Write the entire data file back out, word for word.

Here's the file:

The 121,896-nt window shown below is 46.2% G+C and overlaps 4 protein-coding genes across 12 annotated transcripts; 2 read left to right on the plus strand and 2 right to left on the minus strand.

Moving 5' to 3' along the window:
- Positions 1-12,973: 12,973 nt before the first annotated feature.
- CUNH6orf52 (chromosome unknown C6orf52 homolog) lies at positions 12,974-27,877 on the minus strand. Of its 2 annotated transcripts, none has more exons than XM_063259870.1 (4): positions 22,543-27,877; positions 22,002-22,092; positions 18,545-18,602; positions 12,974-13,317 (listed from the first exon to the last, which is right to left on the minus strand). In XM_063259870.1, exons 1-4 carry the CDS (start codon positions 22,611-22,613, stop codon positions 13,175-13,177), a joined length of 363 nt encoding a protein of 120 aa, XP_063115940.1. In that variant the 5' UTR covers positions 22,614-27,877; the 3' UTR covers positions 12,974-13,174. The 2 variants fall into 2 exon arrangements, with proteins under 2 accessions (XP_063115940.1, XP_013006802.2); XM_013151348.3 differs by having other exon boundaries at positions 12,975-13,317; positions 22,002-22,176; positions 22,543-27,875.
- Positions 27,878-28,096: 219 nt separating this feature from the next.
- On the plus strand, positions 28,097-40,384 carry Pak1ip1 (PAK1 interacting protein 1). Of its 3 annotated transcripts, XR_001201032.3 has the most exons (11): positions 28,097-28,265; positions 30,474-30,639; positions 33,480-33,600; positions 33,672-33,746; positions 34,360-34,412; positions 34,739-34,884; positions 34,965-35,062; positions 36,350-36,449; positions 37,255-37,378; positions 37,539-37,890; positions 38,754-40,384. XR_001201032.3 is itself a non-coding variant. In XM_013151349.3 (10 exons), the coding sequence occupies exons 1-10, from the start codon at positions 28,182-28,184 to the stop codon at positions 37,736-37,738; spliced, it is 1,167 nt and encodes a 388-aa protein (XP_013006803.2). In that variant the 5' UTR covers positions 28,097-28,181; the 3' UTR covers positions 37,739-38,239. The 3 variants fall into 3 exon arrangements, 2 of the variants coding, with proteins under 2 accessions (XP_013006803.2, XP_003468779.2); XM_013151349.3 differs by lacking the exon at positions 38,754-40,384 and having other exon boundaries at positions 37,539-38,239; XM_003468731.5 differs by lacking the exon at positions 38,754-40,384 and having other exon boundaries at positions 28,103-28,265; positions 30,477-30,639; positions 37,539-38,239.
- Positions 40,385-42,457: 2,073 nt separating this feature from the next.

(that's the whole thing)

The 121,896-nt window shown below is 46.2% G+C and overlaps 4 protein-coding genes across 12 annotated transcripts; 2 read left to right on the plus strand and 2 right to left on the minus strand.

Moving 5' to 3' along the window:
- Positions 1-12,973: 12,973 nt before the first annotated feature.
- CUNH6orf52 (chromosome unknown C6orf52 homolog) lies at positions 12,974-27,877 on the minus strand. Of its 2 annotated transcripts, none has more exons than XM_063259870.1 (4): positions 22,543-27,877; positions 22,002-22,092; positions 18,545-18,602; positions 12,974-13,317 (listed from the first exon to the last, which is right to left on the minus strand). In XM_063259870.1, exons 1-4 carry the CDS (start codon positions 22,611-22,613, stop codon positions 13,175-13,177), a joined length of 363 nt encoding a protein of 120 aa, XP_063115940.1. In that variant the 5' UTR covers positions 22,614-27,877; the 3' UTR covers positions 12,974-13,174. The 2 variants fall into 2 exon arrangements, with proteins under 2 accessions (XP_063115940.1, XP_013006802.2); XM_013151348.3 differs by having other exon boundaries at positions 12,975-13,317; positions 22,002-22,176; positions 22,543-27,875.
- Positions 27,878-28,096: 219 nt separating this feature from the next.
- On the plus strand, positions 28,097-40,384 carry Pak1ip1 (PAK1 interacting protein 1). Of its 3 annotated transcripts, XR_001201032.3 has the most exons (11): positions 28,097-28,265; positions 30,474-30,639; positions 33,480-33,600; positions 33,672-33,746; positions 34,360-34,412; positions 34,739-34,884; positions 34,965-35,062; positions 36,350-36,449; positions 37,255-37,378; positions 37,539-37,890; positions 38,754-40,384. XR_001201032.3 is itself a non-coding variant. In XM_013151349.3 (10 exons), the coding sequence occupies exons 1-10, from the start codon at positions 28,182-28,184 to the stop codon at positions 37,736-37,738; spliced, it is 1,167 nt and encodes a 388-aa protein (XP_013006803.2). In that variant the 5' UTR covers positions 28,097-28,181; the 3' UTR covers positions 37,739-38,239. The 3 variants fall into 3 exon arrangements, 2 of the variants coding, with proteins under 2 accessions (XP_013006803.2, XP_003468779.2); XM_013151349.3 differs by lacking the exon at positions 38,754-40,384 and having other exon boundaries at positions 37,539-38,239; XM_003468731.5 differs by lacking the exon at positions 38,754-40,384 and having other exon boundaries at positions 28,103-28,265; positions 30,477-30,639; positions 37,539-38,239.
- Positions 40,385-42,457: 2,073 nt separating this feature from the next.